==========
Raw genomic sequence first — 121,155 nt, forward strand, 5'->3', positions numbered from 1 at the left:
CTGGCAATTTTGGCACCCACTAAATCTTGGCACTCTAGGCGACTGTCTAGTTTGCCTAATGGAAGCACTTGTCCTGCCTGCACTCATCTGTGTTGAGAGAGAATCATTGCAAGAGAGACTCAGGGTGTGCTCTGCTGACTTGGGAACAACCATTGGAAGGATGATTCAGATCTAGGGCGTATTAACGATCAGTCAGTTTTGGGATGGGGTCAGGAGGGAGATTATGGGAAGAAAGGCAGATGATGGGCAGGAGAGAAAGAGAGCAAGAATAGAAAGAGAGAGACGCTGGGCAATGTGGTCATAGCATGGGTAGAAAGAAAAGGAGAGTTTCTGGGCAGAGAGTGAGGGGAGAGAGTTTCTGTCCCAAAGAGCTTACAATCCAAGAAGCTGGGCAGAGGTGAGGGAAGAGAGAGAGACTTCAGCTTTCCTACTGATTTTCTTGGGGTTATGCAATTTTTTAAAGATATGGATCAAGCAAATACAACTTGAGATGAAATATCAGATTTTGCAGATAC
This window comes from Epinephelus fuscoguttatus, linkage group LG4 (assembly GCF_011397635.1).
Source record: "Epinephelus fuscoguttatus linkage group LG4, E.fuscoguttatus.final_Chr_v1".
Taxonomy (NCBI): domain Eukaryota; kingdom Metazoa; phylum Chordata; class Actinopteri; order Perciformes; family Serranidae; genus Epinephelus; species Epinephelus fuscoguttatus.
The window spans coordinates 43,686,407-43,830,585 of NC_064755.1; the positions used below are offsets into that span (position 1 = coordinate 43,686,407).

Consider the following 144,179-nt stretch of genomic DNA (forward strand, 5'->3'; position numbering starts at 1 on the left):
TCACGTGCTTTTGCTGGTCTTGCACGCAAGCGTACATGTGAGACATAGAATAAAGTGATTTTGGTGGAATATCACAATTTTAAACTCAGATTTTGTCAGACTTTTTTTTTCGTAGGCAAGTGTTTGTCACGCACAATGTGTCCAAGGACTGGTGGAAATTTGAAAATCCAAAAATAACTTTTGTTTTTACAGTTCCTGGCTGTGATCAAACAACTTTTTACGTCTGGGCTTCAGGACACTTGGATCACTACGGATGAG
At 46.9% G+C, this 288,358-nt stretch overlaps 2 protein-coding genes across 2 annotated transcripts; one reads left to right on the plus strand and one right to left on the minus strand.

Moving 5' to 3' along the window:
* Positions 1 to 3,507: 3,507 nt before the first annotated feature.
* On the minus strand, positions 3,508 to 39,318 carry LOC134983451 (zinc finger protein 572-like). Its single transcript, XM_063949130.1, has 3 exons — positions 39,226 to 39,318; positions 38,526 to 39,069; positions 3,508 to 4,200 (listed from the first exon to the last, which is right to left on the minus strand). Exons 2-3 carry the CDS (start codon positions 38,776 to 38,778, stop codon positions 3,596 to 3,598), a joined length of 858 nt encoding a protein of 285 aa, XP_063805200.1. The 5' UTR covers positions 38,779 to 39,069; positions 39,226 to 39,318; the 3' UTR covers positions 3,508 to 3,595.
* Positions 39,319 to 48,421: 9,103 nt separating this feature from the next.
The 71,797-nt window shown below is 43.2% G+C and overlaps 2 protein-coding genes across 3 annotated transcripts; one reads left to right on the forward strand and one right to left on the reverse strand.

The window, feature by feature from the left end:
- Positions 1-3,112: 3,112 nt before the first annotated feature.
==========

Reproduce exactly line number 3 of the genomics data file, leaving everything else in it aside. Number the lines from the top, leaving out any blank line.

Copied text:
This window comes from Epinephelus fuscoguttatus, linkage group LG4 (assembly GCF_011397635.1).